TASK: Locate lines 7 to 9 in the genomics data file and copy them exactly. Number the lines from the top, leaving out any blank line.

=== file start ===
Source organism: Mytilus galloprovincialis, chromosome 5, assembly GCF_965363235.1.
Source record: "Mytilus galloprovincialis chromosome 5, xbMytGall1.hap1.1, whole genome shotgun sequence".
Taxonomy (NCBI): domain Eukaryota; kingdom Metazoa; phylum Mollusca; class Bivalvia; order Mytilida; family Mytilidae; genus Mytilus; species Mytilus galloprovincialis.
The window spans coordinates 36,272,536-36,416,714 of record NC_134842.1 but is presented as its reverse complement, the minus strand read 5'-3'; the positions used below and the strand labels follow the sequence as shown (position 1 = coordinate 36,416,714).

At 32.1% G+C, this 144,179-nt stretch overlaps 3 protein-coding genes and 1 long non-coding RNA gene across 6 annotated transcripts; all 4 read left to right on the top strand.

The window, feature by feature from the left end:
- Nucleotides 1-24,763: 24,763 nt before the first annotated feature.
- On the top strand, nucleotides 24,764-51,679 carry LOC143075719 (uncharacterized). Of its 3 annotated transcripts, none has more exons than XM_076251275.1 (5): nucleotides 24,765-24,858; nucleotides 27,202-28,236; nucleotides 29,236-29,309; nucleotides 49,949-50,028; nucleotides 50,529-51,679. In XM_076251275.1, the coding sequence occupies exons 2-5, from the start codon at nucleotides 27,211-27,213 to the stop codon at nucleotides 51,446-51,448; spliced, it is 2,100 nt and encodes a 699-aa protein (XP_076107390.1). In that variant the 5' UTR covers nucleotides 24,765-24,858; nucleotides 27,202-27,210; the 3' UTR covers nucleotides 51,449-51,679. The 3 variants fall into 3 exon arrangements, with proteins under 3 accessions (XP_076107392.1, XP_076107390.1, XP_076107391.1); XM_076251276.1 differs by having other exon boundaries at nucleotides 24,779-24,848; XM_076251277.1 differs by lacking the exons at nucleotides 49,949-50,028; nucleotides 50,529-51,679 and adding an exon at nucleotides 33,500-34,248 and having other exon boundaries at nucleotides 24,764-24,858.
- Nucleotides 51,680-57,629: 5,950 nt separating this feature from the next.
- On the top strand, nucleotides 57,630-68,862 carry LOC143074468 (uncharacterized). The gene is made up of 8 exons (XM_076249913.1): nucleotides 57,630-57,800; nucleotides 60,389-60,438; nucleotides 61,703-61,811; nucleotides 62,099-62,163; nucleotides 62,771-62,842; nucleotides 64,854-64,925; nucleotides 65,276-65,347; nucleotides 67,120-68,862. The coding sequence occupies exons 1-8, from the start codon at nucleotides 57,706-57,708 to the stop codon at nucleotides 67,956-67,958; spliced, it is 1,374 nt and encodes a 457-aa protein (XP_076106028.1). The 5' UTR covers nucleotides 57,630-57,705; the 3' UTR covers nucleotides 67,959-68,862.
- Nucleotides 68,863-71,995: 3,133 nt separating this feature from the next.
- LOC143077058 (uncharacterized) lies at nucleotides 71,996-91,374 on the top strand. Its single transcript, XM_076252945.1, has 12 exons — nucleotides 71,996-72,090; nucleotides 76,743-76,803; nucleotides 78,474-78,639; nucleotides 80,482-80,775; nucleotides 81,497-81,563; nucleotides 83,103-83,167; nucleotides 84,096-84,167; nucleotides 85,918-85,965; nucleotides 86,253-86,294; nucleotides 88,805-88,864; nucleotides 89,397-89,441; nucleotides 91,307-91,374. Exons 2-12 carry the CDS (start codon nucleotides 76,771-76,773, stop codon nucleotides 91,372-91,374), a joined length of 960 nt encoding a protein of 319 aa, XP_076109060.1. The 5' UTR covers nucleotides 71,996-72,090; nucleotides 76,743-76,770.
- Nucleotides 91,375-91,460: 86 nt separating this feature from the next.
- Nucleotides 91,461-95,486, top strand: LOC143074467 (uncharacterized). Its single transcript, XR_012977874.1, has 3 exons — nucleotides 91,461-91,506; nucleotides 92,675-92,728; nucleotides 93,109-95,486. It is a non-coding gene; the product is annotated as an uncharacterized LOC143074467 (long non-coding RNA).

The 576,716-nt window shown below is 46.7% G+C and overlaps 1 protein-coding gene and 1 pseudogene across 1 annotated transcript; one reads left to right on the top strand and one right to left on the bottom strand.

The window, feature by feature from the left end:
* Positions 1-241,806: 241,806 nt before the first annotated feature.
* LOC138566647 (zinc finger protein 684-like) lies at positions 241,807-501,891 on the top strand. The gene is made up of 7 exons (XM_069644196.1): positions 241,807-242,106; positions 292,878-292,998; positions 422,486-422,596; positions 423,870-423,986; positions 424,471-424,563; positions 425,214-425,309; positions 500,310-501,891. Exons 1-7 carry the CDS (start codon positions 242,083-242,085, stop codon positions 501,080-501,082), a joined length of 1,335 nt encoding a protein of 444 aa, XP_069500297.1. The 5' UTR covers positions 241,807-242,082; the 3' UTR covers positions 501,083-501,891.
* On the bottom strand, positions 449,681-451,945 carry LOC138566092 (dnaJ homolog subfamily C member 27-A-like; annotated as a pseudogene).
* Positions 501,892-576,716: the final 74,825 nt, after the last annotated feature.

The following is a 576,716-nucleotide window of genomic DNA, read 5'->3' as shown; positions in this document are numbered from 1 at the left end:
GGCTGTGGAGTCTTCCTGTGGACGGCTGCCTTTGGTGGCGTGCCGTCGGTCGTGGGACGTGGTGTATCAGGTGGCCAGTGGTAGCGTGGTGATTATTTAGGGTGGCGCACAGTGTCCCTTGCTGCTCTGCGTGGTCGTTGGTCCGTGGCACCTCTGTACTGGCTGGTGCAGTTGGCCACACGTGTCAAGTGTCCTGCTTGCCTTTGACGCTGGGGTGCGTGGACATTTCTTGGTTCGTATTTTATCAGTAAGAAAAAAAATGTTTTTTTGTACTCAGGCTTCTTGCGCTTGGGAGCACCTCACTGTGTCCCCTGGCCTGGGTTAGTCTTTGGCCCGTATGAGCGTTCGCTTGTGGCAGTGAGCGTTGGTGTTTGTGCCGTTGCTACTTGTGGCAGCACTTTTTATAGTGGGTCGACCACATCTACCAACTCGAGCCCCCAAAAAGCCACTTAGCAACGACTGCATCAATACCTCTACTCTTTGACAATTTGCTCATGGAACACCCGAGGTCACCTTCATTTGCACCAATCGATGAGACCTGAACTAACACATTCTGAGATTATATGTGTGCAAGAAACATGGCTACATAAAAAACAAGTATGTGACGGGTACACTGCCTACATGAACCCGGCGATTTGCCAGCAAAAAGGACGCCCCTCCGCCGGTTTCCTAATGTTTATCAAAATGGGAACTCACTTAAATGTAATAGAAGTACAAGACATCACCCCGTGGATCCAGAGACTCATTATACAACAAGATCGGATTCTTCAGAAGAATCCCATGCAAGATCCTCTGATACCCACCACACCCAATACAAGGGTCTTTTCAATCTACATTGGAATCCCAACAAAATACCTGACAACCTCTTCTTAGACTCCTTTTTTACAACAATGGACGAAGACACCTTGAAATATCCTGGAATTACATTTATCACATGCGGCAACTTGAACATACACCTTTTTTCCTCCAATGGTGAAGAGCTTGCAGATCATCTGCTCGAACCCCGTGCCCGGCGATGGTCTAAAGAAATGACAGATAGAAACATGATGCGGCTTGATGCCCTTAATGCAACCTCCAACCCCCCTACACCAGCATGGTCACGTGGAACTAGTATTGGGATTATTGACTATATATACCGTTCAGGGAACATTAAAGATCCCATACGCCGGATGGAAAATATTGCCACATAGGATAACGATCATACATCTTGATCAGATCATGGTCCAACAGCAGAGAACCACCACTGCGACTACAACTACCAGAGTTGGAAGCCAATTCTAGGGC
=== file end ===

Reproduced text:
- Nucleotides 1-24,763: 24,763 nt before the first annotated feature.
- On the top strand, nucleotides 24,764-51,679 carry LOC143075719 (uncharacterized). Of its 3 annotated transcripts, none has more exons than XM_076251275.1 (5): nucleotides 24,765-24,858; nucleotides 27,202-28,236; nucleotides 29,236-29,309; nucleotides 49,949-50,028; nucleotides 50,529-51,679. In XM_076251275.1, the coding sequence occupies exons 2-5, from the start codon at nucleotides 27,211-27,213 to the stop codon at nucleotides 51,446-51,448; spliced, it is 2,100 nt and encodes a 699-aa protein (XP_076107390.1). In that variant the 5' UTR covers nucleotides 24,765-24,858; nucleotides 27,202-27,210; the 3' UTR covers nucleotides 51,449-51,679. The 3 variants fall into 3 exon arrangements, with proteins under 3 accessions (XP_076107392.1, XP_076107390.1, XP_076107391.1); XM_076251276.1 differs by having other exon boundaries at nucleotides 24,779-24,848; XM_076251277.1 differs by lacking the exons at nucleotides 49,949-50,028; nucleotides 50,529-51,679 and adding an exon at nucleotides 33,500-34,248 and having other exon boundaries at nucleotides 24,764-24,858.
- Nucleotides 51,680-57,629: 5,950 nt separating this feature from the next.